The article gets so much wrong, and its reasoning is so obscure, that it’s hard to know where to begin. Maybe it’s best to ignore it, but I can’t ignore that Chris Jones has one of the more powerful jobs in theater criticism in America. And, you know, he gave us something to talk about as we fight to re-open. Here’s Jones with a bizarre line of reasoning:

If you live and die at the box office, as does Broadway, you are not rewarded for indulgence or self-involvement. More importantly, you often are better able to reach non-elites. Broadway attracts more lower-middle class theatergoers than many pretentious nonprofit institutions; it pulls more young people to shows like “Mean Girls” and “To Kill a Mockingbird,” and it is far more likely to attract the large and diverse audience for shows that intersect with the history of recorded music. In short, the argument for a capitalist Broadway in a capitalist society is that it tends to end up as populist.

Woof. I’ll try to be a little generous here — Jones tries to argue a familiar, tired argument: in effect that because there have been good works that have been on Broadway, that proves that capitalist theater works. Others have used this argument, as well: economist Tyler Cowen tries this in his 2000 book In Praise of Commercial Culture — Beethoven and Michelangelo sold their art for profit, so a profit-driven economy is good for the arts. Hell, even filmmaker Werner Herzog praises the free market in A Guide for the Perplexed:

When it comes to the kind of filmmaking I do, the free market is a harsher but more vibrant structure to function within. It’s where the real battle is fought. If you can leave the respirator and submit yourself to the roughness of the market, you should. At the time I appreciated how lucky I was to be given certain opportunities, but felt I had to learn to walk on my own two feet as quickly as possible.

Herzog is speaking to something a bit different context-wise, but it’s interesting to note the echoes. Anyway, film and theater are two different environments, and Jones misses the mark with his take here. First is the rather gross implication that, if you’re not making theater/art based off monetization decisions, you’re being indulgent and self-involved. (Someone send this guy over to the Creator Economy!) I’ll pass over the slight at “pretentious” nonprofits and just go to the audacious claims: that Broadway reaches large, diverse, populist, non-elite audiences. Anyone who attends theater in New York and has their eyes open will tell you differently, but it’s good to know the data is entirely against Jones as well. Here’s theater academic Derek Miller:

This tweet by @DerekKMiller has been deleted. You can try this internet archive snapshot, though!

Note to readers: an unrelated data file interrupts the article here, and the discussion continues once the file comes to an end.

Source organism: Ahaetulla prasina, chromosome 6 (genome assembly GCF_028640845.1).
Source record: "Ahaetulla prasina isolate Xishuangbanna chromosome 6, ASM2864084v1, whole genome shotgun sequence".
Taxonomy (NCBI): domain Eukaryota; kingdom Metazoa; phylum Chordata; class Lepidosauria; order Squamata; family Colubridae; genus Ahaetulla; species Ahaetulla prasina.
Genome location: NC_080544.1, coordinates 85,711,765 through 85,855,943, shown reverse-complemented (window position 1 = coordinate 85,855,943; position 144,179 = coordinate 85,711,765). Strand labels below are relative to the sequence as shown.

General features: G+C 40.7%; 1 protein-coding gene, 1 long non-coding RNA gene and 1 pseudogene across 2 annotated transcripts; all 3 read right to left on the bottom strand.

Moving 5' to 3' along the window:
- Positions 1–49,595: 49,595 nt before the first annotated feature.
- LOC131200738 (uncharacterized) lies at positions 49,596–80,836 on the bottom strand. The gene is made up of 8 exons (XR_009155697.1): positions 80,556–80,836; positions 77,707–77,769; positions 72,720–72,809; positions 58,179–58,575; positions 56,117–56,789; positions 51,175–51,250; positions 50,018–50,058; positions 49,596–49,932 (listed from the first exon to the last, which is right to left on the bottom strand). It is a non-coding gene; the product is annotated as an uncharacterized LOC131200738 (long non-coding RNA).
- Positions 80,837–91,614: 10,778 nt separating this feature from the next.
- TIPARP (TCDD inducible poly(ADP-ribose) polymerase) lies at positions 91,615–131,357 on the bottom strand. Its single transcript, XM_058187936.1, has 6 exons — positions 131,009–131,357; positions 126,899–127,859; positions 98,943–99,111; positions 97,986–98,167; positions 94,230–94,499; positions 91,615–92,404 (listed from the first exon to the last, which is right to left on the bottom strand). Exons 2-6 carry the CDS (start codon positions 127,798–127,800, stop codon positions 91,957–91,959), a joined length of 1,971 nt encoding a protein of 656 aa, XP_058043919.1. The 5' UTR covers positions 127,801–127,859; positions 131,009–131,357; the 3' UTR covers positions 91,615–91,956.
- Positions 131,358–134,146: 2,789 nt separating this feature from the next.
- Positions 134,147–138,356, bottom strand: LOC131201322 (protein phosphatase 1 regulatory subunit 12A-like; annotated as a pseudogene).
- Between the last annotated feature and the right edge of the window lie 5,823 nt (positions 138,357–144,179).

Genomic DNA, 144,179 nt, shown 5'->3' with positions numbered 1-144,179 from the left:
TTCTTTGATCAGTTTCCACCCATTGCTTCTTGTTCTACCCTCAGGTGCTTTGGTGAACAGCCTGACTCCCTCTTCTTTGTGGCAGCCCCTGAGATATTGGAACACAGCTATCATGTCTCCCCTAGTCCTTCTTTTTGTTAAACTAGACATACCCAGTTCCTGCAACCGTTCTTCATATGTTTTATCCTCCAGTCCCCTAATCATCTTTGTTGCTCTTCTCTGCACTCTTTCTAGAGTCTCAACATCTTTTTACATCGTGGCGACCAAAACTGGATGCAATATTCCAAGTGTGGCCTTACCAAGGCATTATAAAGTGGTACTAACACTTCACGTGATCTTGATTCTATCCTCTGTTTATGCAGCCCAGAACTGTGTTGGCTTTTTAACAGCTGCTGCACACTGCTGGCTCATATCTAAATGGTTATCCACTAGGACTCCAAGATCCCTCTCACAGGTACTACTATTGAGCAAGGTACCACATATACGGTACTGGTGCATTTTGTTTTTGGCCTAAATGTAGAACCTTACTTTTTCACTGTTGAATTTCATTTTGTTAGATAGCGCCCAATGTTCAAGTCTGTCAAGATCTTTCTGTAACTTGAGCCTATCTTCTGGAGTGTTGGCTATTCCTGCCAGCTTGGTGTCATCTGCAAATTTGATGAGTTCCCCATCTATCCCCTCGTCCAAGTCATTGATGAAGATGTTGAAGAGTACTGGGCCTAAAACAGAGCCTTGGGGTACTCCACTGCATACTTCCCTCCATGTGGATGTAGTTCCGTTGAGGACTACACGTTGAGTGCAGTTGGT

Jones peppers his article with other bizarre, neoliberal absurdities (Barack Obama attending opening night of Denzel Washington in A Raisin in the Sun was “a stunning example of the capitalist sector of the American theater heralding racial progress”!) that make this just a joyfully wrongheaded piece. To top it off, this article was put out as a response to Karen Olivo calling out Scott Rudin — a man who was enabled by a capitalist theater system that invites consolidations of profit and power.

But I can barely even recommend someone click on the article for fun or for a good laugh with a few drinks, because the online reading experience of the Chicago Tribune is so dreadful. Three pop-ups and video obscure the article. Hey — that’s capitalism, baby!

# What even is a ‘creator’?

The “Creator economy” is upon us. But what does that even mean? The term “creator” in this context is vast and bizarre and empty, but it’s meant to cover the ground of pretty much anyone who “creates” things online.

As Kyle Chayka writes in Artnews, “creator has none of the glamour of the artist”. It’s been demeaned to an ugly word online, startlingly generic in its applicability. Chayka references the psychological term “Parasocial” here: “one-sided emotional relationships” that audiences develop with the often big personalities of creators, whether through YouTube, Netflix, or podcast.

Forming relationships with creators isn’t necessarily a bad thing. But let’s not confuse the Creator economy for an Artist economy. For one, Creators monetize content — three words that, when put together, are telling in and of themselves. The surge of individualist mechanisms for Creators to further commodify their presence is ever-rising: Patreon, OnlyFans, and the current NFT craze, for instance. They prioritize content creation and the individual above all else. And artists that don’t already have a following aren’t necessarily enabled by the creator economy, except in rare circumstances.

# End Note

art by Hirō Isono

That’s all for this week.